"All the studies we've seen nationally show that between 25 and 30 percent of the uninsured in the country are eligible for existing entitlement programs and either don't know it or don't sign up," Beilenson says. "That is an important lesson to be learned. Because of the 48 to 50 million uninsured Americans, you could say — even to be conservative about it — 10, 12, 14 million of them, you don't have to have any new program whatsoever. You just have to do better outreach and better targeting of people to get them enrolled in those programs."
But words like "outreach" and "targeting" turn out to be much easier said than done, which leads to lesson No. 2.
Of the 10,000 uninsured adults who were eligible for Healthy Howard — people whose incomes are no more than three times the poverty level — only 200 people fully enrolled in the program that was designed specifically for them. An additional 390 are in the queue, which means they have passed the screening and are eligible, and are in the process of providing documentation to get enrolled. Total, that's not quite 600 people — less than 6 percent of the 10,000 who are eligible. And the program has been up and running for seven months.
Beilenson admits that if the program had been deluged with thousands of applicants from Day 1, it would have been overwhelmed. But if health coverage is the huge concern that some say it is, and Healthy Howard has such a low price tag, why have so few people enrolled? Beilenson attributes the low numbers to the "young invincibles" in their 20s and 30s who think they're going to live forever.
"The costs are somewhat problematic, even though it's very reasonable: $50 to $85 per person per month — far less than insurance," Beilenson says. "Nonetheless, it is something, and for a lot of people who are having trouble holding jobs during this recession or have lost their jobs, economics plays some part of it."
Even the cheapest health care program will strike some low-income working families as too costly.
Beilenson and others cite another reason for the low enrollment: There just isn't adequate public awareness. The county has now added a marketing budget to get the word out.
But the paltry enrollment figures have also confirmed Beilenson's belief in the need for a reform that isn't even on the table in Washington.
"I am 100 percent convinced that if we are going to have comprehensive affordable quality coverage for all and spread the risk amongst the entire population, you have to have individual mandates," he says.
That means people would be required by law to have health insurance, something President Obama campaigned against.
Is 'Big Reform' Possible?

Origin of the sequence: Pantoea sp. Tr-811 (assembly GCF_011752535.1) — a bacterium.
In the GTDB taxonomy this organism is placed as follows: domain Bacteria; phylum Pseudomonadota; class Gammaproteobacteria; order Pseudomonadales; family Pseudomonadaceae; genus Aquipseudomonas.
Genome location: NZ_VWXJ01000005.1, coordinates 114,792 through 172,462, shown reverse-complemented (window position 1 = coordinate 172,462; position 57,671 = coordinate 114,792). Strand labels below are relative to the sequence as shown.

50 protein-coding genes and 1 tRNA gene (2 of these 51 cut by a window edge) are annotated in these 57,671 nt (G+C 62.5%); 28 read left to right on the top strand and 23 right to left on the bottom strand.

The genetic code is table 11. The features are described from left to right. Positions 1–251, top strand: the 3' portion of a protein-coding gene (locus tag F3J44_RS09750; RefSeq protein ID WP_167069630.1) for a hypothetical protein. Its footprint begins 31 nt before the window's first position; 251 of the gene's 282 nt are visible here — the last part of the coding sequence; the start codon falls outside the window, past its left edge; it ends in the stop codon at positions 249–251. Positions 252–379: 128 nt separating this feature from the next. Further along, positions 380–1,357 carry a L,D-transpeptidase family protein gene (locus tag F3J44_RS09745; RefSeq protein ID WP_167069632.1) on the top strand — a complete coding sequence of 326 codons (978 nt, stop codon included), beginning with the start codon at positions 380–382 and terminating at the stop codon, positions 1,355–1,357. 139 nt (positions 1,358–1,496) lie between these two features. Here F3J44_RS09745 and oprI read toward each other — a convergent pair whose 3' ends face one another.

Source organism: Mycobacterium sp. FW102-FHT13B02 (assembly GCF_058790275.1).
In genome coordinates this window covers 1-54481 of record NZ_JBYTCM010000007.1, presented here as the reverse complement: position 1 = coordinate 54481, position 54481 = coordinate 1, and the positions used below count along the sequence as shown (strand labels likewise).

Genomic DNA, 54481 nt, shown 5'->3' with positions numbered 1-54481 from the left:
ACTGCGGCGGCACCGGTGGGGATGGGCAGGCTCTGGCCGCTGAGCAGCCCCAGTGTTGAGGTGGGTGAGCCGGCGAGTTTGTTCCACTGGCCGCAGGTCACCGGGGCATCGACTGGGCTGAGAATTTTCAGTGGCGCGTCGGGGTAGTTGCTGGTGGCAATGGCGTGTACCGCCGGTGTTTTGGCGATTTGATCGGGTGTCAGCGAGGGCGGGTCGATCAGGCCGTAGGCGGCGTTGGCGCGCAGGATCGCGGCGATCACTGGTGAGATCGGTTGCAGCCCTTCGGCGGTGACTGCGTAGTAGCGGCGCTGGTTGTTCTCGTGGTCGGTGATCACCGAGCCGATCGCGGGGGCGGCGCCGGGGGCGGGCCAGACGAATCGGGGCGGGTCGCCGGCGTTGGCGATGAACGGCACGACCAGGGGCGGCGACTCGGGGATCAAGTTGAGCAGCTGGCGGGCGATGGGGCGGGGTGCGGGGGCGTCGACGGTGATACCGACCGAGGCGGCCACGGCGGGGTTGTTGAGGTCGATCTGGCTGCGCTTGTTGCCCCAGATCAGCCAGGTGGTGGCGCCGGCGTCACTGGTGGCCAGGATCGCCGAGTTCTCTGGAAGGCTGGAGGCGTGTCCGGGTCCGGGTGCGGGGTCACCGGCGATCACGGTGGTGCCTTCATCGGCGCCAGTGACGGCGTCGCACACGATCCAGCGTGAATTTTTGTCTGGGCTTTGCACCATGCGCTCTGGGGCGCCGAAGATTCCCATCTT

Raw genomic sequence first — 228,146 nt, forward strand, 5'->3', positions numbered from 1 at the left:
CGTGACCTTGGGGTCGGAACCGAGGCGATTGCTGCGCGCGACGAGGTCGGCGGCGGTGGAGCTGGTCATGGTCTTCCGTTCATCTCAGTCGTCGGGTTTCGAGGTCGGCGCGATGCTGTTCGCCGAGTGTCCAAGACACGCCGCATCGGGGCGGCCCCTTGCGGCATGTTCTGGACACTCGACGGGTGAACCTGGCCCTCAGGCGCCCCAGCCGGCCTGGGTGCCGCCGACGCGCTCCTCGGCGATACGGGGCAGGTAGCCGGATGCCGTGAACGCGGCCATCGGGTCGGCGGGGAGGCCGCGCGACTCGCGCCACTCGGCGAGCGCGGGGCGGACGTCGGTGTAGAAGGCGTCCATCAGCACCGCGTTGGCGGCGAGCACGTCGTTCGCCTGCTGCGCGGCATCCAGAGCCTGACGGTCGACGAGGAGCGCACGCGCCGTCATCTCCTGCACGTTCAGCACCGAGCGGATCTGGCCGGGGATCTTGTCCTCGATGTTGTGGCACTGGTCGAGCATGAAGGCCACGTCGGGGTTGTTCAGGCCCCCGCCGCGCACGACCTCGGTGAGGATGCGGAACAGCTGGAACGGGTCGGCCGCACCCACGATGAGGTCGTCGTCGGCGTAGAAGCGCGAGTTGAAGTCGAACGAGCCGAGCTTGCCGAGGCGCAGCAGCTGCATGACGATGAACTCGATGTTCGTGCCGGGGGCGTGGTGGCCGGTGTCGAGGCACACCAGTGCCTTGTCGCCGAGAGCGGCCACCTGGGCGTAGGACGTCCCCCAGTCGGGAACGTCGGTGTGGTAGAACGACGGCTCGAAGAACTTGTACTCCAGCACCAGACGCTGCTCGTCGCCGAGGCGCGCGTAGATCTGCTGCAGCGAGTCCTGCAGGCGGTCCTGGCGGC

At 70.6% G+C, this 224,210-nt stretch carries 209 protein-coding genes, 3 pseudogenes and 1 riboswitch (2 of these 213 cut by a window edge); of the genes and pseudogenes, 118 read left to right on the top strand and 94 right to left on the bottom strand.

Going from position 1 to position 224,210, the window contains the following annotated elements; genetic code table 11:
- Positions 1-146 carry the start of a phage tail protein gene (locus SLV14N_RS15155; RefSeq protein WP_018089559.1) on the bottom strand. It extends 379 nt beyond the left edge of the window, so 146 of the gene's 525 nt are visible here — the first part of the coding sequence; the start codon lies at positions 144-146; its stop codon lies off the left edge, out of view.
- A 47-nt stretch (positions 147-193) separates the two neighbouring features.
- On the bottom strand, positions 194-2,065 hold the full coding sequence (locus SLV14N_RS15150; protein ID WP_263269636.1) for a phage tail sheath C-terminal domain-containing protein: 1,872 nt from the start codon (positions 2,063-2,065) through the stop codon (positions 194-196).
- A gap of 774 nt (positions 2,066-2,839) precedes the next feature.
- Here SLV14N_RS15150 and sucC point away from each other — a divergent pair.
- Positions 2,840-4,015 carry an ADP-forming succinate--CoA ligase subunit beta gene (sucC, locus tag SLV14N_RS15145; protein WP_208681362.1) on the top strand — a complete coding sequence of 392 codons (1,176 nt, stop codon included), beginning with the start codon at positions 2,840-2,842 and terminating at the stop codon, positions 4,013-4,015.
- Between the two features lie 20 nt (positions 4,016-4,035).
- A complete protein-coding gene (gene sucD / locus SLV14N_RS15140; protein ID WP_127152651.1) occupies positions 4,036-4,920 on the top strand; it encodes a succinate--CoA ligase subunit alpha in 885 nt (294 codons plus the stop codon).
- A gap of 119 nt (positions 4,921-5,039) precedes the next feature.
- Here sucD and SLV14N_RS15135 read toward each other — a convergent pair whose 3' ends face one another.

Here's another question posed by Healthy Howard. The average American adult spends almost $8,000 per year on health care. The Howard County program charges no more than 10 percent of that. But it makes ends meet, in part, by getting specialist care donated pro bono.
With just a few hundred potential patients, that's handled easily enough. But if the program were better subscribed, specialists would probably not donate that much service free of charge, and — if they were reimbursed — the costs of the program would obviously mount. Then the question is: Who pays?
Beilenson is a medical and public health professional, but he also knows a few things about politics. He grew up as the son of a California Democratic congressman. He was health commissioner of the city of Baltimore and ran second in a Democratic congressional primary there.
Can Washington cut through the Gordian knot this time? Or could it make some small incremental improvements? He says he thinks big reform is possible — and he's "very much not an incrementalist."
"This is one of the rare instances, certainly in a generation, where at least most of the stars are coming together at the right time," Beilenson says. "My experience has been overwhelmingly, here in Maryland particularly, that if you make incremental changes, that's it for the entire term, the entire session. The cuts at the Gordian knot are twofold: If the federal government has an individual mandate plus subsidizes the cost to help those who couldn't otherwise afford it get it, I think that is the only way we are going to get to universal coverage."
Beilenson's aims may sound a lot more palatable in a wealthy county, in a liberal Democratic state, than they do elsewhere in the country. They do reflect his experience of Healthy Howard.
The incentives are impressively crafted, but — so far — they haven't gotten the county's uninsured to sign up in significant numbers.